Almost all of the new democratic constitution in the Islamic world, such as those of Afghanistan, Iraq and Egypt, have sought to follow the Iranian model of a Western style democratic arrangement of some sort which is subordinate to Islamic law, although these countries don't generally have an entire religious branch of government the way that Iran does on an institutional basis.
In Saudi Arabia, there is no effective independent judiciary, and power is split mostly between the monarchy, the civil service responsive to the monarchy, and the religious authorities. It is a poor fit for the three branch model of government.
Other absolute monarchies (most of which are Islamic these days) don't have such a clear delineation between royal and religious power and so are effectively one branch, rather than two branch systems. Some of these Islamic monarchies do have legislatures, but they are effectively impotent.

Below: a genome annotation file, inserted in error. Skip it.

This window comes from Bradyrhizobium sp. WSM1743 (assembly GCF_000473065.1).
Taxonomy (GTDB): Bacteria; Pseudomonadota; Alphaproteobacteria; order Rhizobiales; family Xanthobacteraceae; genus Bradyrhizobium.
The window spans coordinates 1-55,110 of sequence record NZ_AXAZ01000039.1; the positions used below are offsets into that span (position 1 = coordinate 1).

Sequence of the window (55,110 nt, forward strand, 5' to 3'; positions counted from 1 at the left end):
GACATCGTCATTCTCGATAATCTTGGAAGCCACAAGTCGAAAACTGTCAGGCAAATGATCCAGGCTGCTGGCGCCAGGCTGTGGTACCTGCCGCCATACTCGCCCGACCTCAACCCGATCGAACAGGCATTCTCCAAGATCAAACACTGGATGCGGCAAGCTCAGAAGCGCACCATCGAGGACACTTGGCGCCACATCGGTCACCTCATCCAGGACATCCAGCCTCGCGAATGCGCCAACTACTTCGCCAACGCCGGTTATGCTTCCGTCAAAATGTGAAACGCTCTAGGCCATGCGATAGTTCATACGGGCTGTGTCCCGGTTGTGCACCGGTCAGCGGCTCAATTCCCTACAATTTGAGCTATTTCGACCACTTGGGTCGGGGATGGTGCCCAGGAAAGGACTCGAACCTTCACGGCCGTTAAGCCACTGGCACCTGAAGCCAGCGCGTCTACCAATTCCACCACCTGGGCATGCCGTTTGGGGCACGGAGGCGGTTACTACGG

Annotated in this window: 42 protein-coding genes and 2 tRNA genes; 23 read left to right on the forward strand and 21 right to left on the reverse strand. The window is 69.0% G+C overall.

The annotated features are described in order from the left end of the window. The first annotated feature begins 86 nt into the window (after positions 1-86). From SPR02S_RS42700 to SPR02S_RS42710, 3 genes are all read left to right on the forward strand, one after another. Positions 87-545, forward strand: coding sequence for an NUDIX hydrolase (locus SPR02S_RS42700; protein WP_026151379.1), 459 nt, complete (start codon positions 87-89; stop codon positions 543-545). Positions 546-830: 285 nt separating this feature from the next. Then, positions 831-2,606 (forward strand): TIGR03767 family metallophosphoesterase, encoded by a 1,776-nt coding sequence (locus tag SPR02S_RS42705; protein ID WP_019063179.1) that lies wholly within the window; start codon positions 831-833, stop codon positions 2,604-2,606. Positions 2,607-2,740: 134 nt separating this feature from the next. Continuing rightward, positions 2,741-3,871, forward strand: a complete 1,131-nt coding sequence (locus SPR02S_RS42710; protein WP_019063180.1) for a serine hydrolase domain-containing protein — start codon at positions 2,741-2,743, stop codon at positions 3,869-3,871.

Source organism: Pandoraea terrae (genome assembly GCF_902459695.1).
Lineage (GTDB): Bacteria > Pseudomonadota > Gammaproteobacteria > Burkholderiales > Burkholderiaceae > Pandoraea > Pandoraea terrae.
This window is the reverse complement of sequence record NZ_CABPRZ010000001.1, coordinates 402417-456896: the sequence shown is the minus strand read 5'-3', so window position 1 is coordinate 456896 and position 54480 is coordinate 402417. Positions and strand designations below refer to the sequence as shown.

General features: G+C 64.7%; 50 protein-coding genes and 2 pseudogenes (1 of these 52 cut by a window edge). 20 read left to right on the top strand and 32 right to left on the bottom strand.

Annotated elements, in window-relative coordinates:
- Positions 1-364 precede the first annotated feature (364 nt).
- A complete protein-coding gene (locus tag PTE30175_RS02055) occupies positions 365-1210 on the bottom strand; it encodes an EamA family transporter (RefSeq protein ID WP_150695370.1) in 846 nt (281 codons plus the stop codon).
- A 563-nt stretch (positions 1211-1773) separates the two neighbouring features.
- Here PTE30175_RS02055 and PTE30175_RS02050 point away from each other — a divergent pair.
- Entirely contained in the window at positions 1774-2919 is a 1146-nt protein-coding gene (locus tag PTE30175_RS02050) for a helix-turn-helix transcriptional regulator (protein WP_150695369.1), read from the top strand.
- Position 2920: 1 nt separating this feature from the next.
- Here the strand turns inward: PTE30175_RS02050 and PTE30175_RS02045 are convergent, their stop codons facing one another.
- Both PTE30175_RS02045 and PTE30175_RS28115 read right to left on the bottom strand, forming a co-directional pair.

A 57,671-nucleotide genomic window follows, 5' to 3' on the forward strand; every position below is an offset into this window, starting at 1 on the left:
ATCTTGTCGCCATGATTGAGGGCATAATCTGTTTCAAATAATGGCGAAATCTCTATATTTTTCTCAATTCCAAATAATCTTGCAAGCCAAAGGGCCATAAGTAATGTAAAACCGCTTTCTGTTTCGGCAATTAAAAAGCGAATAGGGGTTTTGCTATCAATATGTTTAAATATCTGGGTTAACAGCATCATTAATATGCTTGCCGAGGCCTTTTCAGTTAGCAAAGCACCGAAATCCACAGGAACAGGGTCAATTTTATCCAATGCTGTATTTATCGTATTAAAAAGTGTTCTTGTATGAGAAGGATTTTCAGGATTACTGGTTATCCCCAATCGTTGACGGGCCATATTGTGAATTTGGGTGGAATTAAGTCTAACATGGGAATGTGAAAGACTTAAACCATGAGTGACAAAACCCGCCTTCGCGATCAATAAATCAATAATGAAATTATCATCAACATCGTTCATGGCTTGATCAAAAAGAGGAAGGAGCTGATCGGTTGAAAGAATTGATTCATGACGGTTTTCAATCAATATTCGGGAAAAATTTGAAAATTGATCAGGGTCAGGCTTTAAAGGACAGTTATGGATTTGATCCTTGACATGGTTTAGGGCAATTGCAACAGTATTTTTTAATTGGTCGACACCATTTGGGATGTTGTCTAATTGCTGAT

The other notable absolute monarchy is the Roman Catholic church which also rules as a secular government in Vatican city. Its organization is beyond the scope of this post.
China's Post-Soviet single party state with local non-partisan democracy
China started out as a pure one party Soviet style state, but has developed on its own path, has free and fair non-partisan local government elections in much of the country, and has party institutions that are far more responsive to public opinion that Soviet style one party systems ever were, albeit with highly government censored speech, no free and fair elections with a wide franchise, and limited political and economic rights despite an emerging system of private property and an emerging market based economy.
China, while it may have institutions that can be labelled as executive, legislative or judicial, effectively fuses the three functions in a common chain of command following precedents associated with the Confucian prescription for the organization of government which focuses more on finding good rulers in a rule of man, than on finding good rules that bind the rulers in a rule of law. Its citizens may lack liberty, but it is hard to argue with a system that is lifting a large share of the world's extremely poor people out of poverty and experiencing double digit economic growth every year for decades.
Systems With Permanently Brokers Power Sharing Between Factions